BANNING NO-CURE-NO-PAY FOR AMICABLE DEBT COLLECTION: USEFUL?

A Member of Parliament wants to ban the no-cure-no-pay method for amicable debt collection. Is this a useful proposition? Who will benefit, who will suffer?

 

The benefits of the no-cure-no-pay principle

 

Virtually all professions work according to this principle. This ranges from, for example, the sale and rental of buildings – which is clearly based on a success fee – to any business where you buy a specific product or obtain a service. One does not pay for a BMW if a Dacia is given; similarly, one does not pay for an apple when buying a pear.

 

Whenever confusion may arise between the means used and the results delivered, the no-cure-no-pay method prevents misunderstandings. In debt collection – as in other services – the customer is not really interested in the number of letters we send; he actually simply wants to know whether he will get back the money owed to him.

 

The no-cure-no-pay principle makes the service provider responsible and offers welcome security in the relationship between service provider and customer.

 

No cure no pay

Critics of the no-cure-no-pay principle

 

Of course, one can imagine that this encourages unhealthy practices. This is also the stance of the author of the bill DOC 552101/001 (July 2, 2021):

<< In reality, however, this practice increases the risk of higher costs for both creditor and debtor. After all, the collector will try to drive up the costs in every possible way to compensate for the losses. >>

 

In fact, the Member of Parliament seems to ignore the law of 2002. This stipulates:

<< Art. 5. It is forbidden to ask the consumer for any compensation, other than the agreed amounts in the underlying contract, in the event of non-compliance with the contractual obligations. >>

 

How then could the debt collection agency “drive up the costs”? It would then have no other option than to break the law and be severely punished (the same law also provides for severe penalties and is extremely well monitored by the FPS Economy).

 

The author should have consulted previous proposals that from 2014 (DOC 54 0702/001) again in 2019 (DOC 55 0267/001:

<< We cannot ignore the fact that a small minority of bailiffs – low in number but accounting for a substantial amount of amicable recoveries by bailiffs – interpret the law in their own way. Some of them do not hesitate to break the rules of the law or even to pretend that they do not exist, while others are more subtle and twist the spirit of the law through unrightful contractual provisions.

By way of compensation, collection costs and advances are liberally accumulated, not to mention the forbidden practices that are incompatible with professional ethics, such as the no cure no pay principle, which amounts to a kind of fee on a commission basis, which de facto leads to a conflict of interest and an accumulation of completely useless actions to fill up one’s own pockets. >>

 

Further on in the text, we read that the National Chamber of Bailiffs of Belgium acknowledges the problem.

 

The no-cure-no-pay method is indeed prohibited for judicial recovery, which is a good thing, because otherwise there is an imbalance between the resources of the debtor and those of the creditor:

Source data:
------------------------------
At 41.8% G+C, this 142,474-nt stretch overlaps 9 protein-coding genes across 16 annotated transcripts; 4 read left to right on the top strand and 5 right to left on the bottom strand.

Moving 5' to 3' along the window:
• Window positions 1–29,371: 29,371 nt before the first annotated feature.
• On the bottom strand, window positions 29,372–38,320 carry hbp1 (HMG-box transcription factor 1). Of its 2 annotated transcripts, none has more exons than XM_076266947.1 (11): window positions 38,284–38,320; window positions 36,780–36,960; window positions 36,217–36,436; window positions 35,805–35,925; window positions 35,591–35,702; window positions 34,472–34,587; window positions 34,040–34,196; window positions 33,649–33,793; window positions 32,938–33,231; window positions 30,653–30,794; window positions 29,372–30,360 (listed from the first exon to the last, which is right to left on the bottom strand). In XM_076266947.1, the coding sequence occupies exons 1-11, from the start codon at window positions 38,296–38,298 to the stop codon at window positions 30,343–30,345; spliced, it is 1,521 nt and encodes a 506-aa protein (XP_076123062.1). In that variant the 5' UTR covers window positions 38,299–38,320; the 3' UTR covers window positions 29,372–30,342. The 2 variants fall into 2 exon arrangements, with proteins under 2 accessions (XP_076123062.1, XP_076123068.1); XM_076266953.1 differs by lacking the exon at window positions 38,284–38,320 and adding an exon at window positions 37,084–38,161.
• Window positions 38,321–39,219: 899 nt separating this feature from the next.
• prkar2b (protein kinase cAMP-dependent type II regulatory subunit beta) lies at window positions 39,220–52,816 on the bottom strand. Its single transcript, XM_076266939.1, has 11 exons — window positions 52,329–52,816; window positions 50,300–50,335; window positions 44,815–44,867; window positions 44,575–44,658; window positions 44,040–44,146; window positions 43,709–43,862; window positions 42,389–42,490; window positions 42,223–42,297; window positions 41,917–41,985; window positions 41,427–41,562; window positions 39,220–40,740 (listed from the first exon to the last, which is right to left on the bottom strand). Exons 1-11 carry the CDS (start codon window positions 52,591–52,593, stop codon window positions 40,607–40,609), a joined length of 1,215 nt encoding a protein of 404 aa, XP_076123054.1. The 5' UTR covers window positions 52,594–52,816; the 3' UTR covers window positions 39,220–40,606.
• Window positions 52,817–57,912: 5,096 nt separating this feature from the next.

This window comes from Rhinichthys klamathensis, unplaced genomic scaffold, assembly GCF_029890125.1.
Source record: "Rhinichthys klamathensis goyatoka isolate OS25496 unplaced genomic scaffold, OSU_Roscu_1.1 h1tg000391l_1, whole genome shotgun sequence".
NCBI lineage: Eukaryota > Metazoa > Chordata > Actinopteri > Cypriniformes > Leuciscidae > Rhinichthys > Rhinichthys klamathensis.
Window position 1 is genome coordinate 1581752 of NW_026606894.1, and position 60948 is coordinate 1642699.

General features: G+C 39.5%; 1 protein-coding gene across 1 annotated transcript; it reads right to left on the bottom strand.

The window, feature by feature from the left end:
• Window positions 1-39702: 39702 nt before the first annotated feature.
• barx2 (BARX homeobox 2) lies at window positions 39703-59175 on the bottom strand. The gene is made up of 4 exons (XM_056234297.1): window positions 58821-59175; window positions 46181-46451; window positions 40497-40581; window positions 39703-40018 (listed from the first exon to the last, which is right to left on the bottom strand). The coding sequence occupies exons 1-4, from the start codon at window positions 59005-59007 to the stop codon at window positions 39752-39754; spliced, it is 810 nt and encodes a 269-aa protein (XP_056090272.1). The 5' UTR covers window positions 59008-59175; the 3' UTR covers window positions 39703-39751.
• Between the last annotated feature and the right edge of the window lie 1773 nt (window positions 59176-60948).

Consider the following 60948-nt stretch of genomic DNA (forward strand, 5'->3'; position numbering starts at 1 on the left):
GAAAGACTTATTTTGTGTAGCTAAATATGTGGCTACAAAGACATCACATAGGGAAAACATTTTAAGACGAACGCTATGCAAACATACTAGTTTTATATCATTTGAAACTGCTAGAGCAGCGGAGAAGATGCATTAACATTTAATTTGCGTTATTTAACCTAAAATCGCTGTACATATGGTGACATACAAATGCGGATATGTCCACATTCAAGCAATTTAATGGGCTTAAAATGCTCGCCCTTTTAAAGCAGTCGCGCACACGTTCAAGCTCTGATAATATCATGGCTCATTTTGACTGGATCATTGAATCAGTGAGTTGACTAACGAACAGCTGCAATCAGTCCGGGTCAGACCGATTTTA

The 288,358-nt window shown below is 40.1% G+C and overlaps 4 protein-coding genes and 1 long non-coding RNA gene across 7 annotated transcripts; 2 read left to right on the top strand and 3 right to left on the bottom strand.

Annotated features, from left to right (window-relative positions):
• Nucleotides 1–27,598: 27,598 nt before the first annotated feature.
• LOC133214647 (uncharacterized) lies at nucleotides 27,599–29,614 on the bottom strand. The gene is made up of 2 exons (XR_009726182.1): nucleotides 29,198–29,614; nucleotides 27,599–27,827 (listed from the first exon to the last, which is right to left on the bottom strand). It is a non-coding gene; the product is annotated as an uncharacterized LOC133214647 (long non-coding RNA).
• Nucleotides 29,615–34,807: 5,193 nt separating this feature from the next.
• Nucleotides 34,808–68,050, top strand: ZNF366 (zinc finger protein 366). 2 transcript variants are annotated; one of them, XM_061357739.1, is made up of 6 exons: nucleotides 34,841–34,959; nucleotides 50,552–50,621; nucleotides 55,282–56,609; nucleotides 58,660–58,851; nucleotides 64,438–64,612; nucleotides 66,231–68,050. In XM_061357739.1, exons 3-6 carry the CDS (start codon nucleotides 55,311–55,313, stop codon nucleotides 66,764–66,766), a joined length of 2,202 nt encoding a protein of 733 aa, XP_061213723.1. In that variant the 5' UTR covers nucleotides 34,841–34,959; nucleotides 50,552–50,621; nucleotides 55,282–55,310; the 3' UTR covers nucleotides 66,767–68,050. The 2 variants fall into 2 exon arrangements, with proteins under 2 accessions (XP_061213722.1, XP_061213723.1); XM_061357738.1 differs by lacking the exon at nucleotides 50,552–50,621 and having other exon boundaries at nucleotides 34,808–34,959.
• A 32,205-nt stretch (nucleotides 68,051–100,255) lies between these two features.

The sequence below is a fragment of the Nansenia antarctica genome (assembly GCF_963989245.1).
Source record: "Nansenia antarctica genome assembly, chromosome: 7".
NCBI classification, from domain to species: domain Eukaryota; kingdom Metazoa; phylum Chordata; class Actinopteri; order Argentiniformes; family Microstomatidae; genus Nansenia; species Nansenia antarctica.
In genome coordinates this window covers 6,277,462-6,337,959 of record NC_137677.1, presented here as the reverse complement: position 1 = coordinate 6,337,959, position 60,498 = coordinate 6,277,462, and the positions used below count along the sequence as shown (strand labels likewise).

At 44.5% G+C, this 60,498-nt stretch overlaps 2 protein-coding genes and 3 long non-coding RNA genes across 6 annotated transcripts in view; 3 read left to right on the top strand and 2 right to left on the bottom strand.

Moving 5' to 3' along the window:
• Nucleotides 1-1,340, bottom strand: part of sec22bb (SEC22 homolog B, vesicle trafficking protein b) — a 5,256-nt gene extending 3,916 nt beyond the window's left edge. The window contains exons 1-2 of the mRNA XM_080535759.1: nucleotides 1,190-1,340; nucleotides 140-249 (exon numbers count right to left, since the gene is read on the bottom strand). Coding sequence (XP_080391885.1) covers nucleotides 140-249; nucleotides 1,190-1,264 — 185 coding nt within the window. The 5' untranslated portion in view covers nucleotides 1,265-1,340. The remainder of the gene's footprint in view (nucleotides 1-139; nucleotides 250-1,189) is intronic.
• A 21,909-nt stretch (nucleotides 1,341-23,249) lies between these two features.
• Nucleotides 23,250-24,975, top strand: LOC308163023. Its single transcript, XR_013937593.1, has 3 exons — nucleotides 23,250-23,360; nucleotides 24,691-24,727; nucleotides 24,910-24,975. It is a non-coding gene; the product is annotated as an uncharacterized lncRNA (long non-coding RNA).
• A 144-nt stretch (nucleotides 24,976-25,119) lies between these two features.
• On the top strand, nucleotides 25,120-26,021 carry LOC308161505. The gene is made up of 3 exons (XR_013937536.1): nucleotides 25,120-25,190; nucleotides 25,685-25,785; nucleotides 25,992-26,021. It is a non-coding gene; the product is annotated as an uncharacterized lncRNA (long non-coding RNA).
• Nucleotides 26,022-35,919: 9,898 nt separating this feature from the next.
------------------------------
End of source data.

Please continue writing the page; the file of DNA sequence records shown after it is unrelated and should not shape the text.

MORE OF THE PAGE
• On the one hand, the debtor would have to pay considerable costs resulting from the court proceedings (including paying his lawyer, even if he is wrongly prosecuted)
  • whereas the creditor would not pay any of these costs, even if he recklessly calls for law enforcement.

 

The difference between amicable and judicial recovery lies in the use of court and law enforcement. And, in this context, it should be called “no cure no pay for creditor.  Because the debtor has to pay. It is there and only there that some are “driving up costs in every possible way”. This has been going on for more than 10 years, and it is being publicly denounced:

 

  • De Tijd, Jun 2019: « De moneymakers van de schuldenindustrie »
  • Le Vif, Mar 2019: « les huissiers gonflent souvent la facture de façon abusive»
  • RTBF Dec 2018: « Les huissiers de justice ont-ils tous les droits ?»
  • Knack, Oct 2018: « De verborgen misbruiken van deurwaarders »

 

This has however not prompted our politicians to introduce thorough checks and sanctions for over 10 years. Nevertheless, this costs the victims 100 million euros a year, in addition to being VAT fraud.

 

Debt collection fantasies

 

The author of the legislative proposal also writes that:

<< The debt collectors who apply the no-cure-no-pay principle are also more likely to take legal action, as they can charge further fees that can be used to compensate for the losses. >>

 

Despite the fact that we have been in the business for a long time, we simply do not see how this proposed business model could be profitable. Our clients are big corporations (and even include some well-established law firms) and it would be very difficult to make profit on lawyer’s and bailiff’s fees.

 

The amicable recovery of debts, which is carried out by debt collection agencies, is a service aimed at avoiding going to court. At TCM, less than one per cent of the debt claims go to court!

 

The author goes on to claim that:

<< The practice […] leads de facto to a conflict of interest and an accumulation of completely useless actions, […]. >>

 

How can a “no-cure-no-pay” practice – in an out of courts context – lead to a conflict of interests and the accumulation of useless actions? This is an absolute fallacy.

 

Conclusion

 

To us, this proposition of law does not seem to be in touch with or adapted to the everyday reality of debtors and their creditors.

 

The amicable “no-cure-no-pay” collection is indeed useful, well supervised and seldom causes problems. On the other hand, the confusion between amicable and judicial levels is a real problem for the activity of bailiffs.

 

It would be useful if the State finally took up its role in this matter and enforced public order tariffs for courts actions (through a police investigation). By turning a deaf ear, successive Justice Ministers have condemned hundreds of thousands of consumers and small-scale traders to the considerable enrichment of a few dozen bailiffs.

 

Banning no-cure-no-pay in amicable debt collection will benefit the bailiffs since that is where their profits lie. It will also channel more work to the tribunals (which are already overflowed). It is primarily the debtor who will pay more, but also the creditor and even the taxpayer (to finance the Justice department), to the benefit of these few bailiffs.

BANNING NO-CURE-NO-PAY FOR AMICABLE DEBT COLLECTION: USEFUL?

A Member of Parliament wants to ban the no-cure-no-pay method for amicable debt collection. Is this a useful proposition? Who will benefit, who will suffer?